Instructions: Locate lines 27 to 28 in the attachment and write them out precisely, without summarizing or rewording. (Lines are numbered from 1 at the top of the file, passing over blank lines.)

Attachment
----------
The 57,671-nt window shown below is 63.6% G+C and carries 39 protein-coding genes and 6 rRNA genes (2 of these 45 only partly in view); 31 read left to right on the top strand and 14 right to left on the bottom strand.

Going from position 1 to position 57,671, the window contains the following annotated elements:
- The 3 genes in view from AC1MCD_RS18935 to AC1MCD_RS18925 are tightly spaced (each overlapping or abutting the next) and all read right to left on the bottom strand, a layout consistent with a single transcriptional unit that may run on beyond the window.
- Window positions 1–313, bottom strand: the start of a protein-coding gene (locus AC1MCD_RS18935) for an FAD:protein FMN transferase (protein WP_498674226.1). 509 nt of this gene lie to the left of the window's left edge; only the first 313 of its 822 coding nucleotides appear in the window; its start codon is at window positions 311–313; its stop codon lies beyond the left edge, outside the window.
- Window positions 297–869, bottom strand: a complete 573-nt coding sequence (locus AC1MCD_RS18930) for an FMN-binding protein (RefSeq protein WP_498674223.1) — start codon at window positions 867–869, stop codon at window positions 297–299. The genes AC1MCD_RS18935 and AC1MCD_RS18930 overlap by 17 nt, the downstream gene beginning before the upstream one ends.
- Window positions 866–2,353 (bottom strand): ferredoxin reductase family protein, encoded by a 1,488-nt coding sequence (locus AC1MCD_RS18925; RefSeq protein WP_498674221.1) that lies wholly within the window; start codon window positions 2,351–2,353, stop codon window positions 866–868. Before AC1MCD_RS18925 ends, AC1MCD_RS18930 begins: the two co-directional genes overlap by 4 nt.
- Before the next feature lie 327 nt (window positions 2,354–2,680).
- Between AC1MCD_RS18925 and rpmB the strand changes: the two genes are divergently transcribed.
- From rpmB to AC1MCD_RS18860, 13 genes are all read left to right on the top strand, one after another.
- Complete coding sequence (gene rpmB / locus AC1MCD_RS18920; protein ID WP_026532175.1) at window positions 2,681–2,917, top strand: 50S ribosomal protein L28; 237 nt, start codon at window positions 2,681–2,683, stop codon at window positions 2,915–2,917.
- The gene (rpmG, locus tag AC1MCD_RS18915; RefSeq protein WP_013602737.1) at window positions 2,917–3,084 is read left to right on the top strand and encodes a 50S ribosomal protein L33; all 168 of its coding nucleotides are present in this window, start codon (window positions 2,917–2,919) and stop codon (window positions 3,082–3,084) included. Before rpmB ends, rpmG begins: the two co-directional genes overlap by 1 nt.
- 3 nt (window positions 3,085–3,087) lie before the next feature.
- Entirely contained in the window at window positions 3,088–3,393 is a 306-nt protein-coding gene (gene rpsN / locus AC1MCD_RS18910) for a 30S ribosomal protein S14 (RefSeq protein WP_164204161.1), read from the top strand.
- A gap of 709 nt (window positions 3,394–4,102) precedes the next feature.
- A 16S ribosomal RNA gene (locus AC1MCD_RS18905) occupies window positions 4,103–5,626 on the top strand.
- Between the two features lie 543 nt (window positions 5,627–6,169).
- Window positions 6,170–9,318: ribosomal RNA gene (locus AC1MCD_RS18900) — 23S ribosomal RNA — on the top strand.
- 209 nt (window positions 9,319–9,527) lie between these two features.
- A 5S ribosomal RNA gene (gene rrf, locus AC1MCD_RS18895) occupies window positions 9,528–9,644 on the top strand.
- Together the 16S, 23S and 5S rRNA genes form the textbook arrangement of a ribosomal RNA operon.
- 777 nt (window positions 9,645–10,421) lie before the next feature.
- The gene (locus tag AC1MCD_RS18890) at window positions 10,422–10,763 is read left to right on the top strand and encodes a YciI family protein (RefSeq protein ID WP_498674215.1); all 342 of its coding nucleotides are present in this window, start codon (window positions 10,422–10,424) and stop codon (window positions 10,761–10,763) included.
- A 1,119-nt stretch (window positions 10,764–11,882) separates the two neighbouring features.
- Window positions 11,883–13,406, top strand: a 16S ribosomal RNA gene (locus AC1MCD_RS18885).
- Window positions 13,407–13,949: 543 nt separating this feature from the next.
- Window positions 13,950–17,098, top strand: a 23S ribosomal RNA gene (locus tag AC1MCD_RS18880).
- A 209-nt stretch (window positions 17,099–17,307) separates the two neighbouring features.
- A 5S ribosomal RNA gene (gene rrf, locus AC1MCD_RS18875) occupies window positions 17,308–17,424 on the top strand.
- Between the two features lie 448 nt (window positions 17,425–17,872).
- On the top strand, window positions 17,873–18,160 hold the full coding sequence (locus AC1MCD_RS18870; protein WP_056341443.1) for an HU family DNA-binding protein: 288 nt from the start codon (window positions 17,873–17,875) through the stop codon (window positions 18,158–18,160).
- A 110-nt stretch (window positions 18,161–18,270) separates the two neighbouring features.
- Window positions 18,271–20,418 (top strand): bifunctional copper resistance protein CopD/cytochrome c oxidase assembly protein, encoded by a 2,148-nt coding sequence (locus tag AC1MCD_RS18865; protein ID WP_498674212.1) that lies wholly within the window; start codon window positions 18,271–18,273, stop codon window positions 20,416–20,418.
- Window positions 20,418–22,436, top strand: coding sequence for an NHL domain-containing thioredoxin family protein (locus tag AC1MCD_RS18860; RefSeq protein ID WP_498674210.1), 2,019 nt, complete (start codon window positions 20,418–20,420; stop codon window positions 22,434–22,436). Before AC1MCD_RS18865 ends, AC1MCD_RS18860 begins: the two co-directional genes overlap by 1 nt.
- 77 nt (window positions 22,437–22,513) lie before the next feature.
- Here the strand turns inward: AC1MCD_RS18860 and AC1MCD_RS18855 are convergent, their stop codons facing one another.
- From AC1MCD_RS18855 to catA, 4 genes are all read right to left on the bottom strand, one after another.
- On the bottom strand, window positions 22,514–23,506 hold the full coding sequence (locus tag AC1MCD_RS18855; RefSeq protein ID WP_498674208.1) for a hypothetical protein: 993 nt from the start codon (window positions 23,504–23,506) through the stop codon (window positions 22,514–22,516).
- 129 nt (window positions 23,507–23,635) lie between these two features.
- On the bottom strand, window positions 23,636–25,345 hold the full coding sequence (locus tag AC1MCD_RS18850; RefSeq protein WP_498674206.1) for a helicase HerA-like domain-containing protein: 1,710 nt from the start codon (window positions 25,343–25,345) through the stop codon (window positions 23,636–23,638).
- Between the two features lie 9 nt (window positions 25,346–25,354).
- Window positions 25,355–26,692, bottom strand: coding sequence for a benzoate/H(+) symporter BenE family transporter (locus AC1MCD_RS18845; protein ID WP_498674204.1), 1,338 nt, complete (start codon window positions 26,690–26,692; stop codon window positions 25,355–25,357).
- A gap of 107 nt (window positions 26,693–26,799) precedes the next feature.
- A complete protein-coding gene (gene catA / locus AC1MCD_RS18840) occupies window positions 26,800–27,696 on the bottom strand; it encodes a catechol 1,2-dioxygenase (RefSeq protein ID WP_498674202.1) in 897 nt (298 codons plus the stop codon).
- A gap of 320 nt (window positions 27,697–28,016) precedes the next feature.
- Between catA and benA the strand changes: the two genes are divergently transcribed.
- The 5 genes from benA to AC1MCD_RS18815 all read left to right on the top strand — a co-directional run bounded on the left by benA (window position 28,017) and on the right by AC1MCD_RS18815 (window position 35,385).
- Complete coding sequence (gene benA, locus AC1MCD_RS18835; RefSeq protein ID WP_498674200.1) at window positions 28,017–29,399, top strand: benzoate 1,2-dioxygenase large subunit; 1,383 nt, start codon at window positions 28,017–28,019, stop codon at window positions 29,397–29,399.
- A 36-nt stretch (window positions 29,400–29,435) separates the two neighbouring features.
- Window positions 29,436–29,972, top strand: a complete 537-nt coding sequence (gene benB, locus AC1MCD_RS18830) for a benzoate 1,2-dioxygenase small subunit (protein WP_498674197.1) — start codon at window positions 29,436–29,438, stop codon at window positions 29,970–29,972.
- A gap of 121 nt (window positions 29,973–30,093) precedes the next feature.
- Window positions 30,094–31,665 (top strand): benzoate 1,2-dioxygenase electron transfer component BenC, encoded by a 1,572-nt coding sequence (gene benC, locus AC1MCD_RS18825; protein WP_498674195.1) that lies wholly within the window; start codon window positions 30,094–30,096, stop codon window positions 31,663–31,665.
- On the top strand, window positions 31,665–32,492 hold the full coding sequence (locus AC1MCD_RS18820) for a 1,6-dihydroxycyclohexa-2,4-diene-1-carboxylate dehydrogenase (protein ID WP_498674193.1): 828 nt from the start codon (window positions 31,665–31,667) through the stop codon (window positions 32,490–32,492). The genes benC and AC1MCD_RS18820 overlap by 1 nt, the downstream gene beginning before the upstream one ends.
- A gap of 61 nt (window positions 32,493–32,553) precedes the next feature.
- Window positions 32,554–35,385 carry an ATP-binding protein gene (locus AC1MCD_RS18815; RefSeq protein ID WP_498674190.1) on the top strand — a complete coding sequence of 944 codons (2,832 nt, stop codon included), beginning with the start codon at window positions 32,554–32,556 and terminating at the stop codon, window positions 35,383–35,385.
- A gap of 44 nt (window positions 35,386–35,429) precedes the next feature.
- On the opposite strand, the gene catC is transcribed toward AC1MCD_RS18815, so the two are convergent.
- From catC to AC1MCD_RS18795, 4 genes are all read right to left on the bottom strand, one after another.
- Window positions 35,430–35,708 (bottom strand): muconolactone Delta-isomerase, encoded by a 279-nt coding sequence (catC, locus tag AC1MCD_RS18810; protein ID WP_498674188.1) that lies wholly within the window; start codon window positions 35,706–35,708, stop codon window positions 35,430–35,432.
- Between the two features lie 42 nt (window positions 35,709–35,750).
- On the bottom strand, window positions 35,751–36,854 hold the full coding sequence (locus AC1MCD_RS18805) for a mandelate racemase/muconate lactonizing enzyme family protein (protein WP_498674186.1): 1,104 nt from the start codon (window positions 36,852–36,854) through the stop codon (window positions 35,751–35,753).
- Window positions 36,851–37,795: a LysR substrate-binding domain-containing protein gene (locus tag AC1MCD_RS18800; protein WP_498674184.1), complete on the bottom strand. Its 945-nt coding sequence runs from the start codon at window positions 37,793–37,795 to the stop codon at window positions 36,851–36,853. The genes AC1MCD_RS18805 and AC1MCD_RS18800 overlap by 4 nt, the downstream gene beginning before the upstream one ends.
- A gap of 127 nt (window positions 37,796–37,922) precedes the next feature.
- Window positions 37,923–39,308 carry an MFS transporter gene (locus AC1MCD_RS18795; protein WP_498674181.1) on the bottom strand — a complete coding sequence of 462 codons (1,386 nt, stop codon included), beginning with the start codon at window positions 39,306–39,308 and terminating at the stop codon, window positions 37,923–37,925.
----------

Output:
- A 209-nt stretch (window positions 17,099–17,307) separates the two neighbouring features.
- A 5S ribosomal RNA gene (gene rrf, locus AC1MCD_RS18875) occupies window positions 17,308–17,424 on the top strand.